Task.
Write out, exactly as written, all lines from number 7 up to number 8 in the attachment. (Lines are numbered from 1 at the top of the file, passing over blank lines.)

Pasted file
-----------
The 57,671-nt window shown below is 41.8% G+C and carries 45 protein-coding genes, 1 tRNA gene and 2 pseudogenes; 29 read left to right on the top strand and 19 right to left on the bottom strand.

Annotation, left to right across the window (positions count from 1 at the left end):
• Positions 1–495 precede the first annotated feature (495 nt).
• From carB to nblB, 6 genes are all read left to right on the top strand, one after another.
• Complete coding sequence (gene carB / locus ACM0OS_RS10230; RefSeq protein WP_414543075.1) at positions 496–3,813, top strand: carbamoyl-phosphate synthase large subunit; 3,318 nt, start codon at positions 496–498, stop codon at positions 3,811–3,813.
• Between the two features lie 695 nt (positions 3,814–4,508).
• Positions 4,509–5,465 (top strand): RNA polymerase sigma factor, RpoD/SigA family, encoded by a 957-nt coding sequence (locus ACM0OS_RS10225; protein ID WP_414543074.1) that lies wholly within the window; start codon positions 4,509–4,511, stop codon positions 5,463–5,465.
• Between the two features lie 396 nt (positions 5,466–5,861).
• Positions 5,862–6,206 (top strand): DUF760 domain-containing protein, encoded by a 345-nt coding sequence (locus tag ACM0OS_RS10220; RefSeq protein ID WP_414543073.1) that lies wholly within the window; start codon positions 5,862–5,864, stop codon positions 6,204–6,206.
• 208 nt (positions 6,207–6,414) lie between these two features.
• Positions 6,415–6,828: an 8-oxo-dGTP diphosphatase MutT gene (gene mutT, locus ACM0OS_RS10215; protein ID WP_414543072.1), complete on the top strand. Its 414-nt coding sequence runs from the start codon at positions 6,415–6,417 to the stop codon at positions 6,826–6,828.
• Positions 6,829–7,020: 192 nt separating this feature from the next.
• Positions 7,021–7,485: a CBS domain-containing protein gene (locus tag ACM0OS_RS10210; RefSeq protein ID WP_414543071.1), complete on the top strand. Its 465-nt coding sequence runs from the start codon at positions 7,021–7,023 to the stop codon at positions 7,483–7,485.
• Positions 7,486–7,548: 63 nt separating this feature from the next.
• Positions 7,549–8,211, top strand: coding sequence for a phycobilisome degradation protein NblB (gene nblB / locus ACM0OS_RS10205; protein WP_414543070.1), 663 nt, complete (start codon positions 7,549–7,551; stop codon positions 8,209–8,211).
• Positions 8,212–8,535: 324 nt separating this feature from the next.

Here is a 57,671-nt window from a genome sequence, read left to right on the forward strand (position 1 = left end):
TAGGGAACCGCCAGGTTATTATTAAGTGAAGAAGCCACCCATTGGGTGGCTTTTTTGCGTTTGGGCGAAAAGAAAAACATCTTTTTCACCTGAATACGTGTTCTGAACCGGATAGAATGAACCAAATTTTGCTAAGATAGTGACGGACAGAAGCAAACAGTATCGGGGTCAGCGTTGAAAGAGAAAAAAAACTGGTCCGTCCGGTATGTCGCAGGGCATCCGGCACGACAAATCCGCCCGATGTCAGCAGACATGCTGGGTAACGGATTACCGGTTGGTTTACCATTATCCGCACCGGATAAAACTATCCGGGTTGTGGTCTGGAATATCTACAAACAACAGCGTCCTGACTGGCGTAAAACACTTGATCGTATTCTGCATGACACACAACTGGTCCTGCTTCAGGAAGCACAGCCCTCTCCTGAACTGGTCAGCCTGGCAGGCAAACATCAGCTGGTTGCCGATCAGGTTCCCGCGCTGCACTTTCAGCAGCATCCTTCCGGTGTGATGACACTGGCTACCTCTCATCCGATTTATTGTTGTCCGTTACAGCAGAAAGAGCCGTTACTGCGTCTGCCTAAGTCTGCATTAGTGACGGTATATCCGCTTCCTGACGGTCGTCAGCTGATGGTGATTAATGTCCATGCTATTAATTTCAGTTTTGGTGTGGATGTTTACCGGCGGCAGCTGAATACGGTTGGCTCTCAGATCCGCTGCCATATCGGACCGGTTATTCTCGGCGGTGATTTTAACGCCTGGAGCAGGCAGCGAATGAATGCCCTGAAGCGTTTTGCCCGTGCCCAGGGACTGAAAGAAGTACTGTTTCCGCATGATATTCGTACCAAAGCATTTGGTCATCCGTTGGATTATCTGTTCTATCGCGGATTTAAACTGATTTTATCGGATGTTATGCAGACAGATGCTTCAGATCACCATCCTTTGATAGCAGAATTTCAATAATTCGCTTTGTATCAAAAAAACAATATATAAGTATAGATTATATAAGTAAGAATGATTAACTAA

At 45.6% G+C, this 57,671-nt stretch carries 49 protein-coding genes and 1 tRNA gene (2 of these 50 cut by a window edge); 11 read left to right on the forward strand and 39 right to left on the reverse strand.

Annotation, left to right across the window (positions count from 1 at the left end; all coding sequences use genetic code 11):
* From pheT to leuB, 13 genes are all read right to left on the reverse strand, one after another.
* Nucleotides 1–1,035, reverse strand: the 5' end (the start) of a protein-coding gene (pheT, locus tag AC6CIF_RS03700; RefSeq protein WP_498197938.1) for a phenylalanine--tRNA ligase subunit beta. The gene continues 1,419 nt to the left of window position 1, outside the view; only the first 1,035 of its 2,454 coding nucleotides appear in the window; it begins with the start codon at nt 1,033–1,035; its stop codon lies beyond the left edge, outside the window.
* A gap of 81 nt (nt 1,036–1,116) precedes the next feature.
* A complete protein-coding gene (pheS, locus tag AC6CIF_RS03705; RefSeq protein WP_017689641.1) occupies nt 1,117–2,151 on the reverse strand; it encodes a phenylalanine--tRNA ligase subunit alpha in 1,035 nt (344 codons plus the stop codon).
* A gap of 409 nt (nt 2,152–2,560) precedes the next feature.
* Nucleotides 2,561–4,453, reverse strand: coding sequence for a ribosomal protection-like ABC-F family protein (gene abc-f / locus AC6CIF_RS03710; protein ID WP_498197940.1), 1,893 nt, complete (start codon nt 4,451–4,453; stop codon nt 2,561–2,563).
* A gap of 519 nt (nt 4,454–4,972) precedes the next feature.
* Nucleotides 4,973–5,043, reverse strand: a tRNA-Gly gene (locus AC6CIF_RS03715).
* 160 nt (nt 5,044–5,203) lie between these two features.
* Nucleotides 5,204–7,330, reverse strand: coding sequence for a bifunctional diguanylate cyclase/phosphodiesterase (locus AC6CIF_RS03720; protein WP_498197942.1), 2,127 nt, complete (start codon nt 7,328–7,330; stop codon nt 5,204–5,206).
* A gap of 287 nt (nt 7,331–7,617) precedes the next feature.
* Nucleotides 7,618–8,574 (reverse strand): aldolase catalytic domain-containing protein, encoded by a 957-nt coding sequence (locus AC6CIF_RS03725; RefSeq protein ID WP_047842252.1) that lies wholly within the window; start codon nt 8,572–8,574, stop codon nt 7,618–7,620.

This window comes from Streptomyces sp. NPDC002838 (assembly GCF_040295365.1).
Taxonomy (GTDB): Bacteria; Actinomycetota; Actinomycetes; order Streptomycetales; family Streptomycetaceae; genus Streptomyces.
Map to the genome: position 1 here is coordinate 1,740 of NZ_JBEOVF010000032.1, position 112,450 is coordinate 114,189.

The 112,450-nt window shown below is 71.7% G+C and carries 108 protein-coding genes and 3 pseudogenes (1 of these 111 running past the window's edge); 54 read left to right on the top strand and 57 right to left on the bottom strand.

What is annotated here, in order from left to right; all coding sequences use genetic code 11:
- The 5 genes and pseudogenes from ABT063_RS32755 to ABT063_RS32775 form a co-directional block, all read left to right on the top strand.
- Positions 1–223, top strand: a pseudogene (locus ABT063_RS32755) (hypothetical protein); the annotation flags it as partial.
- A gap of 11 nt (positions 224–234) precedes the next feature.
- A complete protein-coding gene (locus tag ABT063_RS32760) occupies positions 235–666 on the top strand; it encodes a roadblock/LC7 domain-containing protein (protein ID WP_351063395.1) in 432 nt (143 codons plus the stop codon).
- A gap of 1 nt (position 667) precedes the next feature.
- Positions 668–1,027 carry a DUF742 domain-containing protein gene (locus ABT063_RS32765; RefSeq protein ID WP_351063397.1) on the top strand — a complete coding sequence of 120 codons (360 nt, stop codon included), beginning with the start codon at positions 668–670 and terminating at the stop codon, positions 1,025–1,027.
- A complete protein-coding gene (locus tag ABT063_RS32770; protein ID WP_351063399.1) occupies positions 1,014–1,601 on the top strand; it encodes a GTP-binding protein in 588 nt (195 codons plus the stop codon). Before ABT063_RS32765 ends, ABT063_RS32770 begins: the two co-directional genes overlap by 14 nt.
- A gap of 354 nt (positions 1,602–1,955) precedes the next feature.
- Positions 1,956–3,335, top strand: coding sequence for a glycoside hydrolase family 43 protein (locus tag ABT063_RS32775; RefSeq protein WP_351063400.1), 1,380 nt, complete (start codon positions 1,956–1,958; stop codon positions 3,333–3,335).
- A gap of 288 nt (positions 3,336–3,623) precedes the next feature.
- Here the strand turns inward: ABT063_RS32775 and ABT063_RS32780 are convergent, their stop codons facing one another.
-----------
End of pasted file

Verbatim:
• Positions 4,509–5,465 (top strand): RNA polymerase sigma factor, RpoD/SigA family, encoded by a 957-nt coding sequence (locus ACM0OS_RS10225; protein ID WP_414543074.1) that lies wholly within the window; start codon positions 4,509–4,511, stop codon positions 5,463–5,465.
• Between the two features lie 396 nt (positions 5,466–5,861).